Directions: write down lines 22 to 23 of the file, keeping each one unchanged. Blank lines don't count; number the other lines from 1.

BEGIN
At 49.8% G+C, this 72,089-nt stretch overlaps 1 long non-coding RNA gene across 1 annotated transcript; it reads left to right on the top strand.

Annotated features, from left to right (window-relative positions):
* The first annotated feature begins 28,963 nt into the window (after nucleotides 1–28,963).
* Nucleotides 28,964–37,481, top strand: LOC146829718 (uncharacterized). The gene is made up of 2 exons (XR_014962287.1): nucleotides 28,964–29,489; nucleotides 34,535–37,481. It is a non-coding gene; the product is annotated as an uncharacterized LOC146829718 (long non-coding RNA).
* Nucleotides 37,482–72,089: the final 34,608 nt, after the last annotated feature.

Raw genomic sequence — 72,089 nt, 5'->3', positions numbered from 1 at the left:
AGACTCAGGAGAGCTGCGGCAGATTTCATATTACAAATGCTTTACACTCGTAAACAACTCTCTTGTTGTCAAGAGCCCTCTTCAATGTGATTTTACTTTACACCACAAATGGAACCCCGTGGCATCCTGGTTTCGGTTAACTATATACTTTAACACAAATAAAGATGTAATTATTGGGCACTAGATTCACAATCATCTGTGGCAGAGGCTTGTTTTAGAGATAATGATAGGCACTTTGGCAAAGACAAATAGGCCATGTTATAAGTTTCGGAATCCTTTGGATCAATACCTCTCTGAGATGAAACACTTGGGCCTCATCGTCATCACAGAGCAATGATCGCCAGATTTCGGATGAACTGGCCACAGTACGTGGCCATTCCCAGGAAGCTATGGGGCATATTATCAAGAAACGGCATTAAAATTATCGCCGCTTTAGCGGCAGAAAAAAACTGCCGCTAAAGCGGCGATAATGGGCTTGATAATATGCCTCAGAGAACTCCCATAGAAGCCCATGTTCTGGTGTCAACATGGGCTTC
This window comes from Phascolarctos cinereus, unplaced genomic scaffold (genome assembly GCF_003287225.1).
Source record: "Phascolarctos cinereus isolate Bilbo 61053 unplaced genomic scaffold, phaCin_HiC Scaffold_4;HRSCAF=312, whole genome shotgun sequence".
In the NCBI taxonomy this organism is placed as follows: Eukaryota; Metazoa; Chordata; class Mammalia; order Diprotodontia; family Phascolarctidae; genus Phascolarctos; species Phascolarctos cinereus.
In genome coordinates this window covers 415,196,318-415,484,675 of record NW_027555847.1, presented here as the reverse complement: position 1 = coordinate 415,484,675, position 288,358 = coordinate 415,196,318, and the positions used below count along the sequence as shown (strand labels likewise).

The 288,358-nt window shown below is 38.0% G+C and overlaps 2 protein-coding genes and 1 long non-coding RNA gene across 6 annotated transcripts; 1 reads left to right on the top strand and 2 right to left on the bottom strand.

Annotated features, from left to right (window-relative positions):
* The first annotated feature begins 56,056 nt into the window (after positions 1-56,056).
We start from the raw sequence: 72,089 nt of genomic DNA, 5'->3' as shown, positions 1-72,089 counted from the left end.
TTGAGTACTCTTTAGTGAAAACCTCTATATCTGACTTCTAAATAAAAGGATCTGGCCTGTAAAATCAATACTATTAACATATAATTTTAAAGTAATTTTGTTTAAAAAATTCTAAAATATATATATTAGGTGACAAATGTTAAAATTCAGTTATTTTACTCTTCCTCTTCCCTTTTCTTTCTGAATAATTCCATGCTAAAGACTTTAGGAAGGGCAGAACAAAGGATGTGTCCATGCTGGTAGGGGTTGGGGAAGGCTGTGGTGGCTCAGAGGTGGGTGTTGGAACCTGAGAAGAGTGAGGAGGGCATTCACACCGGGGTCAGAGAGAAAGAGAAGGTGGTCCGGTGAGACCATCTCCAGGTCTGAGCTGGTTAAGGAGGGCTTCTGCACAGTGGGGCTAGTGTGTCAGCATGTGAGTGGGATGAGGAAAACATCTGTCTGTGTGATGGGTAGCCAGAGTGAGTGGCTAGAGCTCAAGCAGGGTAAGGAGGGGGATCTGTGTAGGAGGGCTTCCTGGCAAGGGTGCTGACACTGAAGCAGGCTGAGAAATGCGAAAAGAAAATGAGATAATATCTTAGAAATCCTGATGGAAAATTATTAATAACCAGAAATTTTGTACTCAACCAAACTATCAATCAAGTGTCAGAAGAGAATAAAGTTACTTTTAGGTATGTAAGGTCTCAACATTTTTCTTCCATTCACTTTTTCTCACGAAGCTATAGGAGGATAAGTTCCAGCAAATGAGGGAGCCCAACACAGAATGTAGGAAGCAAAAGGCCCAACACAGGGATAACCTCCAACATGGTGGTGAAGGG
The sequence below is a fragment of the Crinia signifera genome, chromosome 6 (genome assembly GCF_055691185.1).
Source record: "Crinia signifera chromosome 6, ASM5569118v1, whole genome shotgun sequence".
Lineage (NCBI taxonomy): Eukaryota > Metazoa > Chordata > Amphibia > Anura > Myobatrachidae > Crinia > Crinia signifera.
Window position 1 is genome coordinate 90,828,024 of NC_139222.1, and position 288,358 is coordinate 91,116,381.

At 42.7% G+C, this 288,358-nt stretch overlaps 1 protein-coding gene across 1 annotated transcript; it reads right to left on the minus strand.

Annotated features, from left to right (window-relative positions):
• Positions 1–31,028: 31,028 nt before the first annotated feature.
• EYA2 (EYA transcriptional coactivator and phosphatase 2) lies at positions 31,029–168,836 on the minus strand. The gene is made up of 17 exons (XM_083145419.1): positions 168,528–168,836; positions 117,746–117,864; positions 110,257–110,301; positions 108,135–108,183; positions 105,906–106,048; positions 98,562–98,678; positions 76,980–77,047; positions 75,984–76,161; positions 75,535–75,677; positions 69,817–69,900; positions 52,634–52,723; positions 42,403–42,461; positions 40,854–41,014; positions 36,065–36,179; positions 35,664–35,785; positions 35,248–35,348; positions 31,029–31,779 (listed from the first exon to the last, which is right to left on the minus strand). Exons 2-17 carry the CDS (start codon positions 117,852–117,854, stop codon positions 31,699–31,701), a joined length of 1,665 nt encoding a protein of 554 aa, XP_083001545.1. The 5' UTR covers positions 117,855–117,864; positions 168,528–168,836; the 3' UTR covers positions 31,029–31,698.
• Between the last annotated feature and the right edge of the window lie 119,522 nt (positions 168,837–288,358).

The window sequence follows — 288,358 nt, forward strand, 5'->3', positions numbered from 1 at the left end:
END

Annotated features, from left to right (window-relative positions):
• Positions 1–31,028: 31,028 nt before the first annotated feature.